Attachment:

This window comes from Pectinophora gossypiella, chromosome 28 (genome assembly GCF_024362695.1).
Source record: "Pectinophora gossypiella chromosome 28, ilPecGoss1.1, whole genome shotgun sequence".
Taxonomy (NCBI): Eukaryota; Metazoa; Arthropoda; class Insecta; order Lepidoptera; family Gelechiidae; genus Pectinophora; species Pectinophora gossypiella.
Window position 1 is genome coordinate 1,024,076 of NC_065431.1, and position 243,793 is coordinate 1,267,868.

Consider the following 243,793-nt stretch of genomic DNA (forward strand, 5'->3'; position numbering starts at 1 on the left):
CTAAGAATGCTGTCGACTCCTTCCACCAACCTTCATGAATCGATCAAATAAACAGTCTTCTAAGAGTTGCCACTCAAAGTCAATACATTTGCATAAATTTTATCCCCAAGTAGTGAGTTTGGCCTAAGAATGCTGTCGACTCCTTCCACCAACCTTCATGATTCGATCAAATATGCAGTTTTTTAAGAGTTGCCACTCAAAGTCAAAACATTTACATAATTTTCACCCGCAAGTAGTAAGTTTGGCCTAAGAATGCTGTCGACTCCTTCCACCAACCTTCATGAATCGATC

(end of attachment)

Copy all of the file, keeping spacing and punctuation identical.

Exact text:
This window comes from Pectinophora gossypiella, chromosome 28 (genome assembly GCF_024362695.1).
Source record: "Pectinophora gossypiella chromosome 28, ilPecGoss1.1, whole genome shotgun sequence".
Taxonomy (NCBI): Eukaryota; Metazoa; Arthropoda; class Insecta; order Lepidoptera; family Gelechiidae; genus Pectinophora; species Pectinophora gossypiella.
Window position 1 is genome coordinate 1,024,076 of NC_065431.1, and position 243,793 is coordinate 1,267,868.

Consider the following 243,793-nt stretch of genomic DNA (forward strand, 5'->3'; position numbering starts at 1 on the left):
CTAAGAATGCTGTCGACTCCTTCCACCAACCTTCATGAATCGATCAAATAAACAGTCTTCTAAGAGTTGCCACTCAAAGTCAATACATTTGCATAAATTTTATCCCCAAGTAGTGAGTTTGGCCTAAGAATGCTGTCGACTCCTTCCACCAACCTTCATGATTCGATCAAATATGCAGTTTTTTAAGAGTTGCCACTCAAAGTCAAAACATTTACATAATTTTCACCCGCAAGTAGTAAGTTTGGCCTAAGAATGCTGTCGACTCCTTCCACCAACCTTCATGAATCGATC